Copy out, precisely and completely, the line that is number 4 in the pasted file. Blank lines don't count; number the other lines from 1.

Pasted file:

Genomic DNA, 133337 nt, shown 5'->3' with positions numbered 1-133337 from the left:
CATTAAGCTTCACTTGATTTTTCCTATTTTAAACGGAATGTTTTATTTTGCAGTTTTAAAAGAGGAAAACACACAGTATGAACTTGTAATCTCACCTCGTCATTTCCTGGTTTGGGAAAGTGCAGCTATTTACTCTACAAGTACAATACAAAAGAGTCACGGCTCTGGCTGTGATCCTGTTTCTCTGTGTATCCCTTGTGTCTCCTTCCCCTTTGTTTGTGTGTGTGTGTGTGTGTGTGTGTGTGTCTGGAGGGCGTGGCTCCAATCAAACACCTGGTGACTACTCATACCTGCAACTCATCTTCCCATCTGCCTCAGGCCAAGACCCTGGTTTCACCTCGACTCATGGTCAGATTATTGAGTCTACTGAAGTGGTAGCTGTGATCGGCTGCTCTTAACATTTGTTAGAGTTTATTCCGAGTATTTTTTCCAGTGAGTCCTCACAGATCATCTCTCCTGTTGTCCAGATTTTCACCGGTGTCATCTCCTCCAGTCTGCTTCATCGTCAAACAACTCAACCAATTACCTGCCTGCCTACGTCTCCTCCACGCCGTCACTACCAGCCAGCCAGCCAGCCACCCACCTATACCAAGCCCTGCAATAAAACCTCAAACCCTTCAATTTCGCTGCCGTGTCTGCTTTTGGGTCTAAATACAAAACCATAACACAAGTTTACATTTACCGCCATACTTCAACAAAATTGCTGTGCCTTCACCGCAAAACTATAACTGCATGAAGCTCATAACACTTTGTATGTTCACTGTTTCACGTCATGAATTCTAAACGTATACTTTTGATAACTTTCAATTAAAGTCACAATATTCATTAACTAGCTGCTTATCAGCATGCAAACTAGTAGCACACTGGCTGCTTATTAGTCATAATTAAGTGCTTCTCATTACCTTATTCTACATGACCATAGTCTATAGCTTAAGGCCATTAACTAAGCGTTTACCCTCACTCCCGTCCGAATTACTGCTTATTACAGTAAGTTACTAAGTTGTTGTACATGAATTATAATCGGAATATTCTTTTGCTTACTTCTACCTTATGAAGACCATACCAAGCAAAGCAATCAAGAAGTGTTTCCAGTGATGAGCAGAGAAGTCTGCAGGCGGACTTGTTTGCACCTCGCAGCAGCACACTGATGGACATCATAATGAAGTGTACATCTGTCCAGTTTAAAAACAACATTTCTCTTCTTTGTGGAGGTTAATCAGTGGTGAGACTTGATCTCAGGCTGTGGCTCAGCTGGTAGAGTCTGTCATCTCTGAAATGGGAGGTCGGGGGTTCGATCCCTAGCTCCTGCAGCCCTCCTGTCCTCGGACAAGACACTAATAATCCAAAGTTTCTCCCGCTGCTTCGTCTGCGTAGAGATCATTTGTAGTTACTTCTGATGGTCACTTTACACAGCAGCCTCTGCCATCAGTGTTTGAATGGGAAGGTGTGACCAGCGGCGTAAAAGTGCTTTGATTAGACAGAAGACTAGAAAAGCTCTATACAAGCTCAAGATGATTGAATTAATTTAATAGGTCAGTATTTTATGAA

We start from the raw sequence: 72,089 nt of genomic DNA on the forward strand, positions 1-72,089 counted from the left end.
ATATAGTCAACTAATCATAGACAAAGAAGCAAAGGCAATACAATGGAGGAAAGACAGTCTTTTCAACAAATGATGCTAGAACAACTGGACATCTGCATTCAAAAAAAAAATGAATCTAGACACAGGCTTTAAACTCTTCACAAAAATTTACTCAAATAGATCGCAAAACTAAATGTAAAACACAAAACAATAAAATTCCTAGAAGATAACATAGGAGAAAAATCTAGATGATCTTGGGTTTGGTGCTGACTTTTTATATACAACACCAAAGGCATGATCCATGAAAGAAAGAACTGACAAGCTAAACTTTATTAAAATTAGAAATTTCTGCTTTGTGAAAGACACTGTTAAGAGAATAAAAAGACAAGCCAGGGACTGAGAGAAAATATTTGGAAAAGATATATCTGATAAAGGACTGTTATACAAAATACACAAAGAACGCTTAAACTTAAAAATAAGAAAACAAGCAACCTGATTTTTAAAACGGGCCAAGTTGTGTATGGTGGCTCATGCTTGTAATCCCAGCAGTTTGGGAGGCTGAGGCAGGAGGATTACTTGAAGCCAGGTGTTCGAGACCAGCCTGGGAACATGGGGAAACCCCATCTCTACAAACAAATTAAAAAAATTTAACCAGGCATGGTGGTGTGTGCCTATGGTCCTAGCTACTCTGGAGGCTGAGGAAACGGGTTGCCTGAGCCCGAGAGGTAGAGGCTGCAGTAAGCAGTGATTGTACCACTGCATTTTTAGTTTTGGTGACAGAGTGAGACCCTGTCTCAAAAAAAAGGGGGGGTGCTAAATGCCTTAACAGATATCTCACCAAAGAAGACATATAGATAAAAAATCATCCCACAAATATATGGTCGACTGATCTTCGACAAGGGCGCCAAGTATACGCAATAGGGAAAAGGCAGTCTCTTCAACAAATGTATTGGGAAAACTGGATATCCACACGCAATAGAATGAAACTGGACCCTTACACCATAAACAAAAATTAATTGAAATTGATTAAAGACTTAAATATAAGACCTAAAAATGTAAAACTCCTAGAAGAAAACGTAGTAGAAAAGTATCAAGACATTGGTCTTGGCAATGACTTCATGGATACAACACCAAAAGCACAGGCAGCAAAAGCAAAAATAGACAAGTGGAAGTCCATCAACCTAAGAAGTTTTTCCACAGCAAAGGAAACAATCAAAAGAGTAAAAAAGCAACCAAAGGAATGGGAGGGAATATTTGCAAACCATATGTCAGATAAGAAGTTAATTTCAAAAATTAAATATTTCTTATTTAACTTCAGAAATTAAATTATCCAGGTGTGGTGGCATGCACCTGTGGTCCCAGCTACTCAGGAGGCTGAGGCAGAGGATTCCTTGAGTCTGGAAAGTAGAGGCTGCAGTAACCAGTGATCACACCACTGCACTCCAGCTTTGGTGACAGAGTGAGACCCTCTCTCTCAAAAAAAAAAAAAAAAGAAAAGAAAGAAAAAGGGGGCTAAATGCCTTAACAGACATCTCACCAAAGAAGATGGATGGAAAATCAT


ATATAGTCAACTAATCATAGACAAAGAAGCAAAGGCAATACAATGGAGGAAAGACAGTCTTTTCAACAAATGATGCTAGAACAACTGGACATCTGCATTCAAAAAAAAAATGAATCTAGACACAGGCTTTAAACTCTTCACAAAAATTTACTCAAATAGATCGCAAAACTAAATGTAAAACACAAAACAATAAAATTCCTAGAAGATAACATAGGAGAAAAATCTAGATGATCTTGGGTTTGGTGCTGACTTTTTATATACAACACCAAAGGCATGATCCATGAAAGAAAGAACTGACAAGCTAAACTTTATTAAAATTAGAAATTTCTGCTTTGTGAAAGACACTGTTAAGAGAATAAAAAGACAAGCCAGGGACTGAGAGAAAATATTTGGAAAAGATATATCTGATAAAGGACTGTTATACAAAATACACAAAGAACGCTTAAACTTAAAAATAAGAAAACAAGCAACCTGATTTTTAAAACGGGCCAAGTTGTGTATGGTGGCTCATGCTTGTAATCCCAGCAGTTTGGGAGGCTGAGGCAGGAGGATTACTTGAAGCCAGGTGTTCGAGACCAGCCTGGGAACATGGGGAAACCCCATCTCTACAAACAAATTAAAAAAATTTAACCAGGCATGGTGGTGTGTGCCTATGGTCCTAGCTACTCTGGAGGCTGAGGAAACGGGTTGCCTGAGCCCGAGAGGTAGAGGCTGCAGTAAGCAGTGATTGTACCACTGCATTTTTAGTTTTGGTGACAGAGTGAGACCCTGTCTCAAAAAAAAGGGGGGGTGCTAAATGCCTTAACAGATATCTCACCAAAGAAGACATATAGATAAAAAATCATCCCACAAATATATGGTCGACTGATCTTCGACAAGGGCGCCAAGTATACGCAATAGGGAAAAGGCAGTCTCTTCAACAAATGTATTGGGAAAACTGGATATCCACACGCAATAGAATGAAACTGGACCCTTACACCATAAACAAAAATTAATTGAAATTGATTAAAGACTTAAATATAAGACCTAAAAATGTAAAACTCCTAGAAGAAAACGTAGTAGAAAAGTATCAAGACATTGGTCTTGGCAATGACTTCATGGATACAACACCAAAAGCACAGGCAGCAAAAGCAAAAATAGACAAGTGGAAGTCCATCAACCTAAGAAGTTTTTCCACAGCAAAGGAAACAATCAAAAGAGTAAAAAAGCAACCAAAGGAATGGGAGGGAATATTTGCAAACCATATGTCAGATAAGAAGTTAATTTCAAAAATTAAATATTTCTTATTTAACTTCAGAAATTAAATTATCCAGGTGTGGTGGCATGCACCTGTGGTCCCAGCTACTCAGGAGGCTGAGGCAGAGGATTCCTTGAGTCTGGAAAGTAGAGGCTGCAGTAACCAGTGATCACACCACTGCACTCCAGCTTTGGTGACAGAGTGAGACCCTCTCTCTCAAAAAAAAAAAAAAAAGAAAAGAAAGAAAAAGGGGGCTAAATGCCTTAACAGACATCTCACCAAAGAAGATGGATGGAAAATCAT